Why? I was born in 1964 to a young mother facing a new world of feminism. My mother had dropped out of high school in 1960 to marry my father. When she had gone to talk with her school counselor about finishing school, the advice was there was no reason for a girl to need a high school diploma. A year later she had my brother, and two years after that she had me. In the years between her marriage and my birth, the world began to change. Betty Friedan published The Feminine Mystique. Women were standing up and fighting for what was their right and honor. She watched this unfold from the sideline and concluded that her daughter would benefit from the movement. She instilled in me the values and ethics that are required to make it in a man’s world. She also taught me that I could be anything, I could accomplish everything, there were no limits to my aspirations. But, to do this, I could never allow womanly issues to be an excuse.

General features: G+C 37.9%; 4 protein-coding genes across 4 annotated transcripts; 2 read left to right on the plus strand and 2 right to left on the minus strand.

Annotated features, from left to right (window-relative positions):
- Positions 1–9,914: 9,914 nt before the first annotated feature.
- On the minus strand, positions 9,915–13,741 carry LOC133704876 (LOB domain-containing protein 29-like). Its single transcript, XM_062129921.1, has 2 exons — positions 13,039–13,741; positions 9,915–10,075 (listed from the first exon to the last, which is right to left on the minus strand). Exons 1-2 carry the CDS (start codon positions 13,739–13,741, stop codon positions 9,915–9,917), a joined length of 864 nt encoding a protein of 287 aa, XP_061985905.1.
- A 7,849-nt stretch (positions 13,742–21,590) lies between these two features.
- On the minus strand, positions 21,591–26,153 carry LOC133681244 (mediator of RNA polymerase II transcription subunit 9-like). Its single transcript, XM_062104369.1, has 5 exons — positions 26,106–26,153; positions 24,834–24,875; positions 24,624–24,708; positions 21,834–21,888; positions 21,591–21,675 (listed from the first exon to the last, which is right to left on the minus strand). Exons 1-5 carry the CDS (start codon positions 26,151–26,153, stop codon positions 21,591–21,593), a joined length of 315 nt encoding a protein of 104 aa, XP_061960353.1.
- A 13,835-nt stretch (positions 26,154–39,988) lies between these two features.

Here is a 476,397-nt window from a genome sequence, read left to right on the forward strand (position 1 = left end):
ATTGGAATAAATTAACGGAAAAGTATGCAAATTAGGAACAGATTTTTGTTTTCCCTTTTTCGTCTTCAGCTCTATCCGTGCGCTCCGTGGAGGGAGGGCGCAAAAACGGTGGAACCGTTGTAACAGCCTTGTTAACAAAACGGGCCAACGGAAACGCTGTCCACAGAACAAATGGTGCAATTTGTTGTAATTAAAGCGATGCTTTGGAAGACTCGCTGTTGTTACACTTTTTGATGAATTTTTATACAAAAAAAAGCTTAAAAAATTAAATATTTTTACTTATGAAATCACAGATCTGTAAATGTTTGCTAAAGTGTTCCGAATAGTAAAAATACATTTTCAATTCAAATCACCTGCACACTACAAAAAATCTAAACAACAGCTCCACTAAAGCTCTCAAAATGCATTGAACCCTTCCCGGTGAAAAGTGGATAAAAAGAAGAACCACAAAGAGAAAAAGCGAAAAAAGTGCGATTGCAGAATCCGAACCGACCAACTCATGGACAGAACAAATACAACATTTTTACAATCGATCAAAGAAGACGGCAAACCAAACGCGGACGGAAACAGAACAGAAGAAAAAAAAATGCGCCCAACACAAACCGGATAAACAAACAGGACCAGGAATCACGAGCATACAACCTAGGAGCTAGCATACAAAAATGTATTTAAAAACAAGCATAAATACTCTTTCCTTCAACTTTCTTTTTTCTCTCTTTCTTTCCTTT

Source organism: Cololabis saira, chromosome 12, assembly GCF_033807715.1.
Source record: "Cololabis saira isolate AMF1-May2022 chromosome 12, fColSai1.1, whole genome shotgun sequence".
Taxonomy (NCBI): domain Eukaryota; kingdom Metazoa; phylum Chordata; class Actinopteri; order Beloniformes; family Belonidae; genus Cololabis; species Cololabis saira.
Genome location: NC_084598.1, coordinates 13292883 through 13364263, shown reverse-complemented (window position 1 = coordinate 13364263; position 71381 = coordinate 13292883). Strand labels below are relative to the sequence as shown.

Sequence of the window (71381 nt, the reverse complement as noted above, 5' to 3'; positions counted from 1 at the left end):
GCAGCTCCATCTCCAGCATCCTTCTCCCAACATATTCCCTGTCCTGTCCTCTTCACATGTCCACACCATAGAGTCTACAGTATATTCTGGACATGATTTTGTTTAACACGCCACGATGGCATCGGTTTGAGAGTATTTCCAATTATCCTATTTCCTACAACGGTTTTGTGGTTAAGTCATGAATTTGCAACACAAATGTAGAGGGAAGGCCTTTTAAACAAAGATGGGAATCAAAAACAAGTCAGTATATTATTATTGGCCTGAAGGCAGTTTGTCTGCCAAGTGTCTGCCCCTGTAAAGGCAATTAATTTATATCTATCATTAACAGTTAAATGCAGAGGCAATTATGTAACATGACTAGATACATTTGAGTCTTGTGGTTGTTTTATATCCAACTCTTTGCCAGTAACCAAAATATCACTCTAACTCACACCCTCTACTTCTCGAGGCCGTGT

I learned this lesson very well. I started my menstrual history at twelve. From the beginning my periods were extremely heavy, going through super pads, and later super tampons, and sometimes both at the same time, at a rate of one an hour for seven to nine days. I have ruined more sheets, mattress pads, mattresses, underwear and pants in my life than I care to count. I spent my teens, twenties, and thirties being anemic and tired. I invested years in oral and injectable contraceptives to control the flow, which helped just enough to make life manageable. During my periods my bones ached, especially my pelvis and legs. But, I never once in my life missed school or work because of my period. It was not allowed, first by my mother, and later by me. To do so would open me up to being discriminated against because of my gender. Not showing up was not the way to make my mark in the world. I was not going to be known as the woman who only gave half because she had terrible periods.